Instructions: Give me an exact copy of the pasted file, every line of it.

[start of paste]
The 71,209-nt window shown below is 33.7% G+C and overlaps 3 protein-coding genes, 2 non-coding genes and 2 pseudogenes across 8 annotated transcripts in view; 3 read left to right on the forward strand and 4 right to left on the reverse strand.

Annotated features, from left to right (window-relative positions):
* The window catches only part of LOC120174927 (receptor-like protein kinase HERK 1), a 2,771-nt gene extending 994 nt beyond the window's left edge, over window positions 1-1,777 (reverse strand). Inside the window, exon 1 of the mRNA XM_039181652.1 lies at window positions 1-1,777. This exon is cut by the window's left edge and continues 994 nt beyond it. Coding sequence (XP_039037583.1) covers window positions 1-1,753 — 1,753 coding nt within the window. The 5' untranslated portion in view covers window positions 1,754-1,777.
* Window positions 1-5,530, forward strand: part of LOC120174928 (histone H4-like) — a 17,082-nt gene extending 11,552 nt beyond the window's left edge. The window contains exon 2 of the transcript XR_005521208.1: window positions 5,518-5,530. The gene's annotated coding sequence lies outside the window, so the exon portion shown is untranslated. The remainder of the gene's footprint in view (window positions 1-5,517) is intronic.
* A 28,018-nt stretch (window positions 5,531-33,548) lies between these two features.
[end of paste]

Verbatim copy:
The 71,209-nt window shown below is 33.7% G+C and overlaps 3 protein-coding genes, 2 non-coding genes and 2 pseudogenes across 8 annotated transcripts in view; 3 read left to right on the forward strand and 4 right to left on the reverse strand.

Annotated features, from left to right (window-relative positions):
* The window catches only part of LOC120174927 (receptor-like protein kinase HERK 1), a 2,771-nt gene extending 994 nt beyond the window's left edge, over window positions 1-1,777 (reverse strand). Inside the window, exon 1 of the mRNA XM_039181652.1 lies at window positions 1-1,777. This exon is cut by the window's left edge and continues 994 nt beyond it. Coding sequence (XP_039037583.1) covers window positions 1-1,753 — 1,753 coding nt within the window. The 5' untranslated portion in view covers window positions 1,754-1,777.
* Window positions 1-5,530, forward strand: part of LOC120174928 (histone H4-like) — a 17,082-nt gene extending 11,552 nt beyond the window's left edge. The window contains exon 2 of the transcript XR_005521208.1: window positions 5,518-5,530. The gene's annotated coding sequence lies outside the window, so the exon portion shown is untranslated. The remainder of the gene's footprint in view (window positions 1-5,517) is intronic.
* A 28,018-nt stretch (window positions 5,531-33,548) lies between these two features.